Isn’t it time we drop the phrase Freet Trade for negotiated preferential agreements where the more powerful gets the lion’s share, and resort to basic economic logic of truly efficient allocation of resources and work on those factors that prevent us achieving efficient outcomes and then addresss those sources of inequity. Some Nordic countries already do that, I guess.

  • David Thompson
    15 November, 2016 - 1:03 pm | link

    I think Thilak has hit on the root cause of this result.

    People finally fed up with the ‘elite’ (read big corporations and historically wealthy) getting the lions share of the goodies, and with Hillary offering no obvious change to this status quo.

    They wanted the promise of radical change in wealth and welfare distribution (no matter how unlikely it actually was) and ironically thought an elite billionaire was more likely to deliver it.

    That and the fact some polling figures suggest only about 20% of people actually voted for Trump – a result of non-compulsory voting and their College Electoral System whereby each state has a weighted number of seats going toward the 270 required to become president. Win the heavily weighted states and you can become president without actually winning the popular vote.

    Apparently around 2010, the Republicans made use of new mapping technology/data to make some boundary changes on electoral maps which ensured they won the states with the high weightings, while the Democrats watched on oblivious.

    A Gerrymander situation it is alleged.

    • Tas Thamo
      11 December, 2016 - 12:58 pm | link

      Actually the US electoral college system is not that different to what we have in Australia: each State has a population-weighted number of seats in the House of Reps, and the party with the most seats forms government and their leader becomes the PM. Hence, by focusing on marginal seats (think States if you were in the US) Howard was reelected in 1998 despite losing the popular vote to Beazley.

  • Henry Haszler
    15 November, 2016 - 6:55 pm | link

    The trouble with the US is that Americans immediately become defensive if non-Americans criticise their homeland.

  • Jos Haynes
    16 November, 2016 - 12:36 am | link

    I don’t know what this guy is all about. He talks about the unequal society that is America, and the “voices of reason, balance, kindness and openness within the country” which have voted for or tolerated all this inequality in the past. So the good guys are the ones that brought about the problem, and the bad guy is the one who says he will fix it. Ignoring whether he can or will, I cannot see that the so-called “good Americans” have anything to offer. In fact, they have not been very good at all. Another blinded-by-prejudice rant by one of the privileged classes.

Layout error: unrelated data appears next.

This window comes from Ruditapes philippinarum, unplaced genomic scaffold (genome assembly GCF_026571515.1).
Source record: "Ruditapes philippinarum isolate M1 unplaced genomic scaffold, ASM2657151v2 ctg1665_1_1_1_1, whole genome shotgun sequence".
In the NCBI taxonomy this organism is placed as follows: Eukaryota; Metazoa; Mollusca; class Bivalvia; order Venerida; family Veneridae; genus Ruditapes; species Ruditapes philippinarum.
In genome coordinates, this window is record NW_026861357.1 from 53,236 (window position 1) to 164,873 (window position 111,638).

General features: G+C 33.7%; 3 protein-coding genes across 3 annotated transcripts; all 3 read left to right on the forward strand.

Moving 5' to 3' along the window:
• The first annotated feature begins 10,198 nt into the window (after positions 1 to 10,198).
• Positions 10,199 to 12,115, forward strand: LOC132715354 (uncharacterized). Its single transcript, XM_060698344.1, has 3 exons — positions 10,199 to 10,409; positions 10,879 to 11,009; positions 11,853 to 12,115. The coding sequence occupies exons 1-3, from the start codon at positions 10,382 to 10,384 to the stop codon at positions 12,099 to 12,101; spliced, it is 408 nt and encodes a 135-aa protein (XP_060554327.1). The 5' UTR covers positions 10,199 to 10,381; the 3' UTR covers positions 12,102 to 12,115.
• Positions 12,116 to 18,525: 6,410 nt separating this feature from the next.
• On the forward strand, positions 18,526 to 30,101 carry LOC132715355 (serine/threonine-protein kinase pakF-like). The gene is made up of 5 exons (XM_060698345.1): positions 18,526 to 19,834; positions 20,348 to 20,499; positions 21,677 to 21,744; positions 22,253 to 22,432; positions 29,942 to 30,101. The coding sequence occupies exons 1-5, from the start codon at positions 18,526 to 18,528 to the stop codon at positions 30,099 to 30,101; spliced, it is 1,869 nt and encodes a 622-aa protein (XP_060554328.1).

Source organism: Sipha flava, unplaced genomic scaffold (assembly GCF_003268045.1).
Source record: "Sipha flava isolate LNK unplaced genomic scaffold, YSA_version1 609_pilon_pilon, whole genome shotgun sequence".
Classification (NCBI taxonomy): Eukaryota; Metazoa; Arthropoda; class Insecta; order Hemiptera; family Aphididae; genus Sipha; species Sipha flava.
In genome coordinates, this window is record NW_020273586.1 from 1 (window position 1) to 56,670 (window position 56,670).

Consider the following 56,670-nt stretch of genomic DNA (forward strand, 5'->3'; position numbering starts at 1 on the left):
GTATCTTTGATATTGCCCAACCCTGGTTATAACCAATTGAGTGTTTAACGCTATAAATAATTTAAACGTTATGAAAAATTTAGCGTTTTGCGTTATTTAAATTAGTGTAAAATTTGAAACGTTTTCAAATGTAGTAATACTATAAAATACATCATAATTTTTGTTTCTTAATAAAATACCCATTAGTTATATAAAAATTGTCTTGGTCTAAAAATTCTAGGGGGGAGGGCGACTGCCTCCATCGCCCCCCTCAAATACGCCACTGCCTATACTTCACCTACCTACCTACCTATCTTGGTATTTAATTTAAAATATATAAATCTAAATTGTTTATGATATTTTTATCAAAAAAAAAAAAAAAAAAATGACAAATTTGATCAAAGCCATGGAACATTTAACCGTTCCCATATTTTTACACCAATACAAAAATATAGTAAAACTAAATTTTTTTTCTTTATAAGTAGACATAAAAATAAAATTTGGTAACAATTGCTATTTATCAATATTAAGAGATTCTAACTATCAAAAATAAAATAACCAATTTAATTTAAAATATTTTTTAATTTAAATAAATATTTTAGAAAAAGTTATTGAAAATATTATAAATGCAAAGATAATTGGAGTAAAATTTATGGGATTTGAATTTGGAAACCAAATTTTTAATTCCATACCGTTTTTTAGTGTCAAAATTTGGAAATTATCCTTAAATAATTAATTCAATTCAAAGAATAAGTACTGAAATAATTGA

• 16 November, 2016 - 8:12 am | link

      This sort of illogical thinking has contributed to the problem. First, the assertion that “voices of reason, balance, kindness and openness within the country” have voted for or tolerated all this inequality. That is simplifying an incredibly complex social and political issue down to partisan nonsense.

      Secondly, “ignoring whether he can or will”! You can’t ignore that. The chances are he’ll actually make matters worse for the people who voted for him (similar to Brexit), and do enormous damage on many other fronts.

      • 17 November, 2016 - 12:29 pm | link

        I think you should get up to date with the facts on Brexit, David. A good up- to-date source is a BBC site and given their political leanings are the same as our ABC that is to the Left, they are quite complimentary about what is going on in Conservative UK. http://www.bbc.com/news/business-36956418.
        I think, like others, that there is an interesting point for discussion between the Brexit vote and the election of the man they now call ‘the Donald’. It is now apparent that the rural non college educated people got Trump over the line. In the UK if you look at the maps of who voted for what, it was the industrial centre and north (from memory) who voted to leave and the south who voted to stay. A colleague of mine in the UK believes that the ‘leave’ vote was influenced by the ‘working class’ less educated who feel (felt) a loss of identity within the EU and did not want their future determined by Brussels.